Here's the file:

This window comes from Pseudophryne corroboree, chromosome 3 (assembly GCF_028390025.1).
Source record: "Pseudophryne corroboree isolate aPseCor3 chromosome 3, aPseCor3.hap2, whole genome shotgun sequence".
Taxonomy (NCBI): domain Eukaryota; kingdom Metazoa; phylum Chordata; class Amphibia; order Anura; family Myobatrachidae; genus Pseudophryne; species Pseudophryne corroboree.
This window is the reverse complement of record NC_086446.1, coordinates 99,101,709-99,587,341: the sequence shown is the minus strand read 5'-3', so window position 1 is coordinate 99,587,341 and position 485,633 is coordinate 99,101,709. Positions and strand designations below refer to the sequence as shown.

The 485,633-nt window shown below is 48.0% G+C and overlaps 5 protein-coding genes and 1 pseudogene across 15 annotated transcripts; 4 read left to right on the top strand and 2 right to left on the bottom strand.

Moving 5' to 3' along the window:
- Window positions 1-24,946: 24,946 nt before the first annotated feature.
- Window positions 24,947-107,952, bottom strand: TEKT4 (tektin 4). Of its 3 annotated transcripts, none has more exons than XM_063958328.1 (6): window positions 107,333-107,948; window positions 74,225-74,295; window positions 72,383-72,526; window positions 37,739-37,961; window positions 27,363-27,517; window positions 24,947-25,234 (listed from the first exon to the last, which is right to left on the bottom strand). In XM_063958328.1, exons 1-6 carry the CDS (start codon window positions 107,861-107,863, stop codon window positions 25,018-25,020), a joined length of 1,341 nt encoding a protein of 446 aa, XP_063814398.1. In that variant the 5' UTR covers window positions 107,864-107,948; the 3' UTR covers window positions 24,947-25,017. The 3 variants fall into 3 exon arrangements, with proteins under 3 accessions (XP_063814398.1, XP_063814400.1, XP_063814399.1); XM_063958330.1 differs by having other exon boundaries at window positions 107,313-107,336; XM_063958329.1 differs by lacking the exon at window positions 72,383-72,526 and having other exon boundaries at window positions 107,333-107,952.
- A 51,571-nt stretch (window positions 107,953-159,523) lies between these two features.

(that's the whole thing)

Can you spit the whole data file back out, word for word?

This window comes from Pseudophryne corroboree, chromosome 3 (assembly GCF_028390025.1).
Source record: "Pseudophryne corroboree isolate aPseCor3 chromosome 3, aPseCor3.hap2, whole genome shotgun sequence".
Taxonomy (NCBI): domain Eukaryota; kingdom Metazoa; phylum Chordata; class Amphibia; order Anura; family Myobatrachidae; genus Pseudophryne; species Pseudophryne corroboree.
This window is the reverse complement of record NC_086446.1, coordinates 99,101,709-99,587,341: the sequence shown is the minus strand read 5'-3', so window position 1 is coordinate 99,587,341 and position 485,633 is coordinate 99,101,709. Positions and strand designations below refer to the sequence as shown.

The 485,633-nt window shown below is 48.0% G+C and overlaps 5 protein-coding genes and 1 pseudogene across 15 annotated transcripts; 4 read left to right on the top strand and 2 right to left on the bottom strand.

Moving 5' to 3' along the window:
- Window positions 1-24,946: 24,946 nt before the first annotated feature.
- Window positions 24,947-107,952, bottom strand: TEKT4 (tektin 4). Of its 3 annotated transcripts, none has more exons than XM_063958328.1 (6): window positions 107,333-107,948; window positions 74,225-74,295; window positions 72,383-72,526; window positions 37,739-37,961; window positions 27,363-27,517; window positions 24,947-25,234 (listed from the first exon to the last, which is right to left on the bottom strand). In XM_063958328.1, exons 1-6 carry the CDS (start codon window positions 107,861-107,863, stop codon window positions 25,018-25,020), a joined length of 1,341 nt encoding a protein of 446 aa, XP_063814398.1. In that variant the 5' UTR covers window positions 107,864-107,948; the 3' UTR covers window positions 24,947-25,017. The 3 variants fall into 3 exon arrangements, with proteins under 3 accessions (XP_063814398.1, XP_063814400.1, XP_063814399.1); XM_063958330.1 differs by having other exon boundaries at window positions 107,313-107,336; XM_063958329.1 differs by lacking the exon at window positions 72,383-72,526 and having other exon boundaries at window positions 107,333-107,952.
- A 51,571-nt stretch (window positions 107,953-159,523) lies between these two features.